(a) It shall be unlawful for a Federal contractor, as defined in Sec. 115.1(a), to make, either directly or indirectly, any contribution or expenditure of money or other thing of value, or to promise expressly or impliedly to make any such contribution or expenditure to any political party, committee, or candidate for Federal office or to any person for any political purpose or use. This prohibition does not apply to contributions or expenditures in connection with State or local elections.

Now so far, we’re not in the weeds just yet.  RPV denies such a charge, and Frederick asserts that he intended to make the donation a state one rather than a federal one.

…except that would break with virtually every other administrative expense listed on RPV’s filing reports.

Here’s another problem that makes a mess.  RPV used this in-kind donation (presumably exclusively to the state account) to raise… federal funds.  

In a federal year.

For federal candidates.

For federal activity.

…and the “in-kind” administrative donation to the state account benefits the federal account?

Now if you’re an FEC investigator, your eyebrow just performed it’s best Tim Kaine impression.

And that “oh crap” you just heard?  It was an echo from previous Executive Committee meetings who are asking questions and not getting answers, and the reason why RPV State Central hasn’t been talking too much about the “charges” as they are.  

Consider this as well: It is also a giant game of chicken — I believe — between pro-Frederick supporters and members of the Executive Committee.  A full exposition of Charge #1 and an open meeting that does not go into executive session would open these concerns to the light of day, open RPV to a FEC investigation that could potentially carry severe penalties and fines, and virtually bind the hands of the next chairman.  Sunlight being the best of disinfectant, this isn’t such a bad idea… but some folks are hoping such strum und drang to be enough of a deterrent.  Those folks are in for a surprise.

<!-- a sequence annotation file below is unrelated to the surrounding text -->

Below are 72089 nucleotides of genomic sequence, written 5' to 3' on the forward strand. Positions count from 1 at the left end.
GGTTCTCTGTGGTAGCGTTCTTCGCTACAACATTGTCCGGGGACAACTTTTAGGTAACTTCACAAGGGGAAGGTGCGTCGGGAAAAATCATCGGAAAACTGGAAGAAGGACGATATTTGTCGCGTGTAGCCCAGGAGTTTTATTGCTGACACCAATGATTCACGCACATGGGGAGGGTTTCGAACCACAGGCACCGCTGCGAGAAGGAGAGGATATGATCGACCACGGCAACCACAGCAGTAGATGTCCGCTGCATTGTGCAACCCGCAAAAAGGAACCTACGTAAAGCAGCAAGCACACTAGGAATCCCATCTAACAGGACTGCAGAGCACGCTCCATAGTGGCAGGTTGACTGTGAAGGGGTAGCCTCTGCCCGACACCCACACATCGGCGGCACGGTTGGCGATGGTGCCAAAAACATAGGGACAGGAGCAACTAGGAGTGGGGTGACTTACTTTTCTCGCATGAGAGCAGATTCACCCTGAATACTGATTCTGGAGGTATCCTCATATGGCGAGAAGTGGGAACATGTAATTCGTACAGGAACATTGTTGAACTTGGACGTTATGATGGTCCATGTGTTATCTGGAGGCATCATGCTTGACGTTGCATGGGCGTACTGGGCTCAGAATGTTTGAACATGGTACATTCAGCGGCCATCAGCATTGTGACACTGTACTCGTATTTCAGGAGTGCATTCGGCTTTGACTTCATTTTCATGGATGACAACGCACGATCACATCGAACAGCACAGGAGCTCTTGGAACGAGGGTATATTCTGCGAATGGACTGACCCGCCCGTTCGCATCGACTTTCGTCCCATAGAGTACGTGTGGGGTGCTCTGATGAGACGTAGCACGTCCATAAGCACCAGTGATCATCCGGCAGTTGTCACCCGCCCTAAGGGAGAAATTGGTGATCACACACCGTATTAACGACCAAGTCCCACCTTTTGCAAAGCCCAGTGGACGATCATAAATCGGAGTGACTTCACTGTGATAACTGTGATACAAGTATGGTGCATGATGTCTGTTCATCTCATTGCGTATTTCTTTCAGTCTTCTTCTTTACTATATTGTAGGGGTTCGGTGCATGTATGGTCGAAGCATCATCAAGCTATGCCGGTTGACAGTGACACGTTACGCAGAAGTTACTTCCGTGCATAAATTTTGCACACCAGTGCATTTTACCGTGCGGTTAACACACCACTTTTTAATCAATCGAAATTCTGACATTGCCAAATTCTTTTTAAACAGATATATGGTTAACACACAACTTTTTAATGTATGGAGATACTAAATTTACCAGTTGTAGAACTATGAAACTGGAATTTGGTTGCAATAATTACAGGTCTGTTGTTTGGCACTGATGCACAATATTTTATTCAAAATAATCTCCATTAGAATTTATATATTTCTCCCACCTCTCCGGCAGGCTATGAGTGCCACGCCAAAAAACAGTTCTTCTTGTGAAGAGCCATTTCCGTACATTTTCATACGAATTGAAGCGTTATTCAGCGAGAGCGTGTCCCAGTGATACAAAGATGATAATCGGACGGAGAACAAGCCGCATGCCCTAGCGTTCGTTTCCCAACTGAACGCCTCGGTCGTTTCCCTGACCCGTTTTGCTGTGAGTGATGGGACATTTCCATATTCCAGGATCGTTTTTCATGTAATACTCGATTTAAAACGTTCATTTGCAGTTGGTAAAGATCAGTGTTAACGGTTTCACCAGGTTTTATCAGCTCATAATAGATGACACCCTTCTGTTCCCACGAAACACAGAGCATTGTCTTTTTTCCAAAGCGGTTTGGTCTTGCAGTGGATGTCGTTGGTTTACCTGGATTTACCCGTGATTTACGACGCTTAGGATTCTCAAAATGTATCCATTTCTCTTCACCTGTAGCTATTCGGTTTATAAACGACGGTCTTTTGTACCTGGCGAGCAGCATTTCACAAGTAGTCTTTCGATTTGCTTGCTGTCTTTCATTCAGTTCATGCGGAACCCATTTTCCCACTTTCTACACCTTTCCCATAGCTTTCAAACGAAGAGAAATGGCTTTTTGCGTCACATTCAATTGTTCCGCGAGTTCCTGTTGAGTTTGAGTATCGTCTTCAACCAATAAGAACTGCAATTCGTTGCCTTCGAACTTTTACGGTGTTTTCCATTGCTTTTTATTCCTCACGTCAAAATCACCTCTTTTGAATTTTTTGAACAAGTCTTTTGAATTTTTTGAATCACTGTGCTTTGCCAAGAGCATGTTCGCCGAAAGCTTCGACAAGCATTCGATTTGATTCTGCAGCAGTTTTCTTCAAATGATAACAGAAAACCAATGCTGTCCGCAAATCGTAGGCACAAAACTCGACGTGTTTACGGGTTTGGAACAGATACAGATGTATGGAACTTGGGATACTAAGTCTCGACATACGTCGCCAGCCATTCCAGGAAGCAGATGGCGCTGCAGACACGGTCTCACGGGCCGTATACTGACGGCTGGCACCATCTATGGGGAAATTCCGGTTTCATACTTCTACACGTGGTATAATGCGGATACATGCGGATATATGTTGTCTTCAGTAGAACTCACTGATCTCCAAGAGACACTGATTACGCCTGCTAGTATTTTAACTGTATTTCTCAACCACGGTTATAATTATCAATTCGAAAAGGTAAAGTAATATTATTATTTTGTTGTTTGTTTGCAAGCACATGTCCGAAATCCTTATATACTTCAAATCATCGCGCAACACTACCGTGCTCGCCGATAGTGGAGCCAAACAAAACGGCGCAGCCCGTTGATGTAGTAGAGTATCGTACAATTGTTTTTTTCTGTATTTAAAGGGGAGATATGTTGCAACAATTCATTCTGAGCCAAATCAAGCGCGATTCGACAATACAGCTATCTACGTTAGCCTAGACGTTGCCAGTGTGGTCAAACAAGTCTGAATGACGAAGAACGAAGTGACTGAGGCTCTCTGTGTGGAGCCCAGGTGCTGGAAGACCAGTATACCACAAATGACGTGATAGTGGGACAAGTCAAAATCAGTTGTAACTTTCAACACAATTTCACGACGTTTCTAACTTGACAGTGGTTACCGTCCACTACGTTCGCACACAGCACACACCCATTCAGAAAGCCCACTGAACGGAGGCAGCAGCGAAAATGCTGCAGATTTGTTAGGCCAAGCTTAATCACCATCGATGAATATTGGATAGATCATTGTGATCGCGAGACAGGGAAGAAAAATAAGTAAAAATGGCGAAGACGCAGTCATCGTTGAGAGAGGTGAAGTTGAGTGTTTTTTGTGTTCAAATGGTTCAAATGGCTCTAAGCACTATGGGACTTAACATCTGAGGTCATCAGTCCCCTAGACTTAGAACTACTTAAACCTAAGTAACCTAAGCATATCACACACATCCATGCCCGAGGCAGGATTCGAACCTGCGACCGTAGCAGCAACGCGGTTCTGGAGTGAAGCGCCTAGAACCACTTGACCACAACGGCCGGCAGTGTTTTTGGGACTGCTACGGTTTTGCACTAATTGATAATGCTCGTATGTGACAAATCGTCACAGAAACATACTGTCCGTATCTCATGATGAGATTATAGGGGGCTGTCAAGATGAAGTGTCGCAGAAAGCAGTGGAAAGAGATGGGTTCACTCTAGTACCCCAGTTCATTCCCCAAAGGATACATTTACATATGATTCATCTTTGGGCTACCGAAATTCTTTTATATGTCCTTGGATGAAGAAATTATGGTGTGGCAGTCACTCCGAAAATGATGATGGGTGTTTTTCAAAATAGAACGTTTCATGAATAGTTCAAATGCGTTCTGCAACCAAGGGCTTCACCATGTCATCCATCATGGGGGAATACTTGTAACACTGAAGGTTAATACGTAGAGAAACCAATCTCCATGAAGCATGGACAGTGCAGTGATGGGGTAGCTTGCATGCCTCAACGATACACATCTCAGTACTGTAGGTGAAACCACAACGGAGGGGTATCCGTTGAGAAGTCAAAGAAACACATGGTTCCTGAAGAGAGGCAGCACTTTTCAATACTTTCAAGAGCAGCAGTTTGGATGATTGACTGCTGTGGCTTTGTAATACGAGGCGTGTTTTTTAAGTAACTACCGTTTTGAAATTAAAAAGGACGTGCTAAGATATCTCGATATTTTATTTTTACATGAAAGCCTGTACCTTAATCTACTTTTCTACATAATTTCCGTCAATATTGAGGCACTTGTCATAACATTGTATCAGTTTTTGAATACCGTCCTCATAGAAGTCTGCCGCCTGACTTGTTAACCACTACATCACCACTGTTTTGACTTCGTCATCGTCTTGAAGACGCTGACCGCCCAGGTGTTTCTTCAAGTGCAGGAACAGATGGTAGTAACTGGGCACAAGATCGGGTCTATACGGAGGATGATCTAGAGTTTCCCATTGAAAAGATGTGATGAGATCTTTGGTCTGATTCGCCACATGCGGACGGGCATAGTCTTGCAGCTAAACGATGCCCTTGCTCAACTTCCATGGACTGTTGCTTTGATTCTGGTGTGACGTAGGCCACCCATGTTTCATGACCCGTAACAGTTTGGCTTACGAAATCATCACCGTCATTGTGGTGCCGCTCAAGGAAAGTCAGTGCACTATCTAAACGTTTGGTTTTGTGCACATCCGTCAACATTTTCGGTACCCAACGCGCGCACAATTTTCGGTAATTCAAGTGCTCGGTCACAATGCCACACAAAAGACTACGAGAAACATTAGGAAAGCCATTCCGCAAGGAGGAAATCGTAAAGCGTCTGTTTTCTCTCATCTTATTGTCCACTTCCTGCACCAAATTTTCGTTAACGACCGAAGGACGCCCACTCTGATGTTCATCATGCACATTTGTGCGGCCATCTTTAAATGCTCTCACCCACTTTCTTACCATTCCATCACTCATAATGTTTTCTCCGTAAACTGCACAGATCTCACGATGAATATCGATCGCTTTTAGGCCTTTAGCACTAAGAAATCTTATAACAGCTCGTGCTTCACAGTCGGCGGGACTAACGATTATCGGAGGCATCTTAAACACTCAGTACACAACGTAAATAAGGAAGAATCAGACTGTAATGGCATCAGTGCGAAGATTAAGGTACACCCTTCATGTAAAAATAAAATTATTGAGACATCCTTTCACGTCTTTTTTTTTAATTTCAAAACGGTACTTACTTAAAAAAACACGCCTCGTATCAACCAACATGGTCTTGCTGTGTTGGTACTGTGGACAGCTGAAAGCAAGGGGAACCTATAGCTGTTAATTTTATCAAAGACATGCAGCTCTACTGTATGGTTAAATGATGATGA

However, if the “investigation” is carried on behind closed doors, not only can State Central determine what — if any — violations there are, they can also lay the blame directly upon Frederick and use the mishandling to remove Frederick as chairman.  If fairness is your bailiwick, then executive session is what you want, and of what some perhaps are afraid.

Now Frederick would like nothing better than for this to go away.   An 11th hour deal brokered at the Marriott (where we “work together” to sort the mess out) or a State Central meeting that is otherwise disrupted or unfinished will only serve to make State Central’s responsibilities that much more complicated and expensive —  “making the steal more expensive than it’s worth” to quote a Leadership Institute immutable law.

Yes, this has serious repercussions.  Add to it the fact Frederick is retaining legal counsel (presumably for defamation charges) and this is a serious and well-played game of intimidation.  Odd thing is, if that is Frederick’s long term strategy, that is precisely the kind of furnace in which steel — and perhaps backbone — is made.

So there you have the crux of the crisis at RPV

.  The dismal fundraising, mismanagement, failure to play well with others, and total failure to communicate all add up to one conclusion.  As Bwana so eloquently put it:

Taken singly, none of these items is fatal.  Taken as a body of work, it shows that Chairman Jeff is not the right person to lead the Va GOP in the 2009 elections.

Sadly… the potential FEC violations could very well be fatal.  The kabuki dance you’ve seen over the last few weeks will hopefully come to a speedy end tomorrow.  One way or another, Jeff Frederick either must have the courage to resign, or State Central must exercise it’s duty to preserve the public trust and remove him.